• Senior capstone project. The creative exploration of a critical environmental issue through independent research is an essential part of ENVS. All ENVS majors must complete a senior capstone project in one of three categories discussed below, though students are encouraged strongly to pursue a project in either of the first two categories. The topic must concern an environmental issue and must be approved in advance by the ENVS advisor. The student must be officially enrolled in one or more courses while they complete the research project.  The students must submit to the Chair of ENVS no later than the last day of classes in the spring semester in their junior year a 3-page research prospectus on their planned course of research.  This plan must be signed by the potential mentor of the senior research.  The mentor does not have to be a member of the ENVS faculty.

Category 1. The capstone project may take any of the forms accepted by the primary department as a senior project (e.g., senior thesis, senior essay, senior performance, senior exhibition, senior film thesis). The senior project is submitted only to the primary department and is not evaluated by ENVS. Students may select an interdisciplinary thesis topic such that they solicit the help of more than one mentor if permitted by the primary department.

Category 2. The capstone project may be a thesis submitted in general scholarship. The student must have a mentor for the thesis, and the topic must be approved by the ENVS advisor.

Category 3. In the event that the student cannot satisfy the conditions for the above categories, the student may register for and complete a Senior Essay: Environmental Studies (ENVS 403/404). The mentor can be any Wesleyan faculty member and the topic must be approved by the ENVS advisor. If the student cannot find a mentor, then it will be the responsibility of the ENVS program director to find a suitable reader or to evaluate the written work. The due date for the senior essay is set between the student and the mentor.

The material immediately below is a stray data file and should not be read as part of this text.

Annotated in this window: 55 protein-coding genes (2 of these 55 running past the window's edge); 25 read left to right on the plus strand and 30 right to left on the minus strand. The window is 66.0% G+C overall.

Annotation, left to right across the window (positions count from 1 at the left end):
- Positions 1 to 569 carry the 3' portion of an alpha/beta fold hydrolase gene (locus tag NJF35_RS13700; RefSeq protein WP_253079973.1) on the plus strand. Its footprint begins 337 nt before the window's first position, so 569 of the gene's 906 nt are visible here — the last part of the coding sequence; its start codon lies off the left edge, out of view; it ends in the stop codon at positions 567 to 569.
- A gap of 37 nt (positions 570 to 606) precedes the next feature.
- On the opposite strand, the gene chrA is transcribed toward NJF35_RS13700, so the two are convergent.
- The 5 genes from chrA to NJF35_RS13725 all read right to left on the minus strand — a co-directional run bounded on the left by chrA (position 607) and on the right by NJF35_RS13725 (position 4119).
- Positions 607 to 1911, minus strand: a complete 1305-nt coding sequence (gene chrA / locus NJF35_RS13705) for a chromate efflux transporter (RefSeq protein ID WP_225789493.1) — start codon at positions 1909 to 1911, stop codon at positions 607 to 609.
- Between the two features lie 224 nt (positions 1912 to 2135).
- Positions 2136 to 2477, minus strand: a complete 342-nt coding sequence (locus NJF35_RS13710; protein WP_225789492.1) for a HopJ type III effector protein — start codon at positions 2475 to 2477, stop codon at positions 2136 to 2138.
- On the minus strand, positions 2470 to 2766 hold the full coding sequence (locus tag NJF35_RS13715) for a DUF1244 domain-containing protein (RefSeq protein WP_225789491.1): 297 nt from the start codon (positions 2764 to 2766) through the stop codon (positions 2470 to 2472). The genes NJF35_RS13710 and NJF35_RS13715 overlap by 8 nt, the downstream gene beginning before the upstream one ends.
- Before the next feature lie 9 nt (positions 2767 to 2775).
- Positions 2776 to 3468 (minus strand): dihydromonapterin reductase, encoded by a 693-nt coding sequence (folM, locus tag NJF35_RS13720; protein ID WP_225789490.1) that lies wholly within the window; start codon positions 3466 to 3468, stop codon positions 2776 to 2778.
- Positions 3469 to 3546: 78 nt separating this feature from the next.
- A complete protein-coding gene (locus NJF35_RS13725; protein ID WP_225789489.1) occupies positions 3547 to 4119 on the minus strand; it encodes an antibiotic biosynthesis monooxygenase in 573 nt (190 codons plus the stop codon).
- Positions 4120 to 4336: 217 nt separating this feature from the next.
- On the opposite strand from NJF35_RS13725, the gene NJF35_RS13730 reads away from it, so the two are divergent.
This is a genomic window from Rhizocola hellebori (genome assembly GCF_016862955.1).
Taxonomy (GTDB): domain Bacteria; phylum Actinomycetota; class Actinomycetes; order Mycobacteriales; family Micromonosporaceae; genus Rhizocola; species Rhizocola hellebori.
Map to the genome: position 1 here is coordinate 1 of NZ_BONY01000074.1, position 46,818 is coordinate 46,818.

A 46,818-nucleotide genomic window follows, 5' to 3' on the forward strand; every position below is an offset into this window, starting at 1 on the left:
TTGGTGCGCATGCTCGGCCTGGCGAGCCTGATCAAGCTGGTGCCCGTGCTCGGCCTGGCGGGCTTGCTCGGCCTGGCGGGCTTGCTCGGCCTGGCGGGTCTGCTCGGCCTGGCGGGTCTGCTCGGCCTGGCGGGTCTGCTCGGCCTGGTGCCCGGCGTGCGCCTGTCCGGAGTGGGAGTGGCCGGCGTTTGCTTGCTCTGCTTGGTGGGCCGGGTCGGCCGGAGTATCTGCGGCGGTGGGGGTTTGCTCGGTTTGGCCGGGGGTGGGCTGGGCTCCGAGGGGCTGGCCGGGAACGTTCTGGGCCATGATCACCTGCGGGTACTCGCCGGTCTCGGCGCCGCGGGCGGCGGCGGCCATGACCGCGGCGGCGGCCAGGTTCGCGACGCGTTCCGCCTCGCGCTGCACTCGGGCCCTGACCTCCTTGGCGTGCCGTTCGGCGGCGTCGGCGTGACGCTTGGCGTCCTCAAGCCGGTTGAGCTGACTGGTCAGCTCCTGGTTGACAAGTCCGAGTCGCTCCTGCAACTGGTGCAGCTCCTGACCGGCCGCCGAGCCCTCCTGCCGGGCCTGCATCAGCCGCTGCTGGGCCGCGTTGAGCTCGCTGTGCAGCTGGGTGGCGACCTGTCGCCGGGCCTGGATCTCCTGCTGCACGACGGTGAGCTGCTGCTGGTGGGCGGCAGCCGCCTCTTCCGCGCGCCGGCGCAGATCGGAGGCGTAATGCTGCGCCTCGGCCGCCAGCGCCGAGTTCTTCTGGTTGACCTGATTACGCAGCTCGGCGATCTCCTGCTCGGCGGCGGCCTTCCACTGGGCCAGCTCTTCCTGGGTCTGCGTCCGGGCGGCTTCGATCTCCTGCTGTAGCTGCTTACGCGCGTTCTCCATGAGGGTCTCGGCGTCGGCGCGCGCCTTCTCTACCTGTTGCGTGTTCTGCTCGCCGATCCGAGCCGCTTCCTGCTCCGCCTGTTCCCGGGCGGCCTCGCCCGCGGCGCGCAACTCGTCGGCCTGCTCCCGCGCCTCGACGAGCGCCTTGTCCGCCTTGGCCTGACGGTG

• Senior colloquium. The ENVS Senior Colloquium provides students and faculty the opportunity to discuss, but not evaluate, the senior projects. Students will make 10-minute presentations on their projects followed by five minutes of discussion. Any interested faculty may attend, but the project mentors and ENVS advisors will be especially invited. Two weeks prior to their presentation, students will distribute a one- to two-page summary of their findings to enhance the level of discussion for their topic. The colloquium may also invite several presentations by faculty or outside speakers. Students must be formally enrolled in the colloquium each semester of their senior year.

Additionally, all declared ENVS majors will be invited to the dinners and to the colloquium to enrich their early experience and encourage them to begin thinking about their future projects; their attendance is encouraged only and they do not enroll in the colloquium until their senior year.

Additional Information.

With the exception of ENGL112 The Environmental Imagination: Green Writing and Ecocriticism and the introductory courses, 100-level courses do not count toward the major.

  • Up to three courses from the primary major may be counted toward the ENVS-linked major.
  • Students may substitute two reading or research tutorials, or one tutorial and one student forum, for two electives with approval of the ENVS advisor. Only one tutorial may count within a concentration; only one student-run forum can count toward the concentration.
  • Up to three credits from study-abroad programs may be used for noncore elective courses, including for the concentration, with prior approval of the ENVS advisor and as long as the credits from abroad are accepted by Wesleyan.
  • One course in the student’s entire curriculum must satisfy the essential capabilities for writing.

With the approval of the advisor and a written petition by the student, certain internships (e.g., Sierra Club, state agency, EPA, NOAA) may be substituted for one noncore elective.